How often should you change your bra? A question that strikes fear in many - even the savviest of shoppers, we're all guilty of holding on to older pieces of lingerie that have reached their 'comfortable stage'.
The foundation to every outfit, having great bras is integral to your wardrobe. The only way of ensuring your bust line sits correctly, having the best bras ensures you feel supported, while your clothes will look and fit better. Getting fitted and purchasing a top-quality bra will offer the right level of support, to begin with, but no bra can remain gravity-defying forever, so it's important to understand how often you should change your bra so that you maintain a selection of comfortable bras that also enhance your shape.
How often should you change your bra takes into account numerous factors and while there is a rough guideline of how long a bra should be worn - after 6 to 12 months the elastic starts to be less supportive and the fabric can stretch out of shape, there are also other contributing factors that mean you should replace your bra immediately, regardless of the time period that has elapsed.
How often should you change your bra: This is when you need to replace your bra according to lingerie experts
"Generally, if you hand wash your bras and do not put them in the dryer, they can last for about a year. Putting your bras in the dryer breaks down the elastic much more quickly and they will need to be replaced more frequently."
So while it might be more convenient to throw bras in the machine, when it comes to longevity, keeping your delicates in a way they're accustomed will mean your bras last longer. We suggest setting aside an hour once a week and hand washing your bras in one go, but as with machine washing, wash in color batches to avoid brighter bras staining your best whites. If you're still determined to machine wash, at least make sure t to use a delicates bag to keep your bras from snagging and make sure to hang dry them.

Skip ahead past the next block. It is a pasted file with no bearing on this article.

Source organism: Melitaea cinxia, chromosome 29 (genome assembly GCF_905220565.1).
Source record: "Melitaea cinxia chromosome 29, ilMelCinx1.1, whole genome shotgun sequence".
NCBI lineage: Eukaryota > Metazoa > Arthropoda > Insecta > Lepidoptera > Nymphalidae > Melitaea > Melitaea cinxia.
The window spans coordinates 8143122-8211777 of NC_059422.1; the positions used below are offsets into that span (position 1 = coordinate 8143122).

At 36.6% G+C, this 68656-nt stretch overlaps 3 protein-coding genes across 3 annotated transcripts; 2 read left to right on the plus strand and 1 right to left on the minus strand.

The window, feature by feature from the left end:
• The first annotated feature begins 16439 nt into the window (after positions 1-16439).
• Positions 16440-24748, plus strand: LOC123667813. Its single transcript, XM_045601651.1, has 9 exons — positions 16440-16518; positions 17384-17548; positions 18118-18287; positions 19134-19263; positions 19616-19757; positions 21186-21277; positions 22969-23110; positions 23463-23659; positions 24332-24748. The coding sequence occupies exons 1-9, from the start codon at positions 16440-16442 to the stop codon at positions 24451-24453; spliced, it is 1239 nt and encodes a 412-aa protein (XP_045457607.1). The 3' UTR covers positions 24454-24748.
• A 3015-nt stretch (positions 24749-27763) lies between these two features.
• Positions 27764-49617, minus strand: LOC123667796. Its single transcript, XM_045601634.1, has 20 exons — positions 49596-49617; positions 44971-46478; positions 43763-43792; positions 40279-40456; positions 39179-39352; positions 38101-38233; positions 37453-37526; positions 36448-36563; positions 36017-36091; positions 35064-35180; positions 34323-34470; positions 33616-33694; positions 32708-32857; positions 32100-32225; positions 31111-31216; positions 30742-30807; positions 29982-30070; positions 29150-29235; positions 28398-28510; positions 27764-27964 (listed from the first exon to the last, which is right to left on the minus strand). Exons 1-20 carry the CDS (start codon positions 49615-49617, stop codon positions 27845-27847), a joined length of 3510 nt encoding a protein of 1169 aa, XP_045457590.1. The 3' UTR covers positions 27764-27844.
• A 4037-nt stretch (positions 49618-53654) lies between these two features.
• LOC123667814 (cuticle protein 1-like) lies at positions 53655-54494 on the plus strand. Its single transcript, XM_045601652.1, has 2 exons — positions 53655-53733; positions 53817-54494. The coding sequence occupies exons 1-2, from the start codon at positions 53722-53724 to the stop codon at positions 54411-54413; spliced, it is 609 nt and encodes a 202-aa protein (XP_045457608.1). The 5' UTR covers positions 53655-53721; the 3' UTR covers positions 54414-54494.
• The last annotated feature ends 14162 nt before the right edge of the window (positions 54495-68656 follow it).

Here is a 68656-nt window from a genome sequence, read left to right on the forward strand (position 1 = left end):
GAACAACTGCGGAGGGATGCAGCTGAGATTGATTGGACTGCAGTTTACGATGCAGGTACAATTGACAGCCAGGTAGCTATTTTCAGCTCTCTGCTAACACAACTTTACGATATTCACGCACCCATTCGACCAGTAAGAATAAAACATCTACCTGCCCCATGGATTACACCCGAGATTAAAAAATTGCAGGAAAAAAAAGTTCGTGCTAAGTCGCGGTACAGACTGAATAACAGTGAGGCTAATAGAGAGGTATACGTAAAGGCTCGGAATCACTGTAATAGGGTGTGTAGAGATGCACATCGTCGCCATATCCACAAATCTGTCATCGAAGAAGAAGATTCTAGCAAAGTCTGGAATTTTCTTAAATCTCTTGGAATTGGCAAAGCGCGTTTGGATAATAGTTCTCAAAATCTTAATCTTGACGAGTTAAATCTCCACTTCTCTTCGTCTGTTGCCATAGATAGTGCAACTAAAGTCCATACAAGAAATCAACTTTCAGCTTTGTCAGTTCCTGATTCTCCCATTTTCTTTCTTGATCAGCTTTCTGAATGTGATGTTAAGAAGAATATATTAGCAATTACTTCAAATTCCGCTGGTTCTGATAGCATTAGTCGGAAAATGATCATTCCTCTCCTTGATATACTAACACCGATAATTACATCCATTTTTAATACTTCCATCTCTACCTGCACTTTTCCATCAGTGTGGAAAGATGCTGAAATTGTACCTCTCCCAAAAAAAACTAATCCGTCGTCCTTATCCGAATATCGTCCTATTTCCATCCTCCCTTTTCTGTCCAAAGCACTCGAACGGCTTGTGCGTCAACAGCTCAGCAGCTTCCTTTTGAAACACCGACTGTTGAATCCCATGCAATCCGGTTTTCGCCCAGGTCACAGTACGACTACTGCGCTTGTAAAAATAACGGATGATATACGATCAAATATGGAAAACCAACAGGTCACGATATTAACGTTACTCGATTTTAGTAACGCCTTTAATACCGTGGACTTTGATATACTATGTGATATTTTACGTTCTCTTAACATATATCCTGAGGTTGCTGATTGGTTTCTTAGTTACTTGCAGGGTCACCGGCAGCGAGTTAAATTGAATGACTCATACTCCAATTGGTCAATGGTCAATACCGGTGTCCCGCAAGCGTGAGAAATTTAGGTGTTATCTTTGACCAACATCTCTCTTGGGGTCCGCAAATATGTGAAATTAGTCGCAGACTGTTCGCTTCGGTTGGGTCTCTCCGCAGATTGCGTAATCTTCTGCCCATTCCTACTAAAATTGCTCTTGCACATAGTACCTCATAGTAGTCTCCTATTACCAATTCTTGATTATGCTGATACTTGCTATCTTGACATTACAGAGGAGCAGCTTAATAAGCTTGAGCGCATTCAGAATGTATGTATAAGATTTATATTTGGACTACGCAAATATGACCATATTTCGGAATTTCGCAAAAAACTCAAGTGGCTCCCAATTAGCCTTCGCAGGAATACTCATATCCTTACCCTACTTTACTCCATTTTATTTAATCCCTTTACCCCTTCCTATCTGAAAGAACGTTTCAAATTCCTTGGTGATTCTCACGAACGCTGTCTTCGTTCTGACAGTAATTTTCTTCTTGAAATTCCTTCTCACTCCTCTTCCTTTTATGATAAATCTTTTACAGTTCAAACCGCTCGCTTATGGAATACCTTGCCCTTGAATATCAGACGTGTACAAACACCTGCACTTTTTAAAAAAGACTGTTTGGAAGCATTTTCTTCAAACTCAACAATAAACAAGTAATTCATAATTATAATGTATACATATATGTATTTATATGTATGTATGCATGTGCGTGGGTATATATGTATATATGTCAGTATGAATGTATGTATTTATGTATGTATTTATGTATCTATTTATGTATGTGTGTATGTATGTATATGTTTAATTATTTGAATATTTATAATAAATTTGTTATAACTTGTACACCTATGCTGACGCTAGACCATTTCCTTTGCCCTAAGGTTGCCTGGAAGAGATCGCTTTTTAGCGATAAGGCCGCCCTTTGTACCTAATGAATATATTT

How do I know if I need to replace my bra?
It isn't just how you're bra is washed that affects the longevity, there are other factors to consider says Dora:
"Is your bra stretched out at the band? Are the cups stretched out? Are the cups too small? Do the straps fall off your shoulders (a sign that the band is stretched out). Did you gain or lose weight recently? Is the underwire painful or sticking out?".
If you answer yes to any of these questions. According to Dora, "You need a new bra - no matter how long you have owned the bras in your wardrobe".
And Katie Weir, of Curvy Kate (opens in new tab), concurs, although Katie suggests there is wiggle room and how often should you change your bra can depend on how frequently you wear that particular style.
"You should change a bra that you wear most regularly (3-4 times a week) once a year. For bras you wear less or on special occasions - it can be up to 18 months".
But as with Dora, Katie suggests there are certainly caveats and you need to consider how a bra should fit and if yours is actually sitting correctly as a signal as to whether it's time for a change.
"The fit is key", says Katie. "If you are on the tightest hook of a bra before that heat is up… it could mean a new bra sooner! If you see weight fluctuations or premature aging of the bra due to machine washing." Then again, a bra change is on the horizon. And learning how to measure bra size will help you determine if you're in need of new bras sooner rather than later.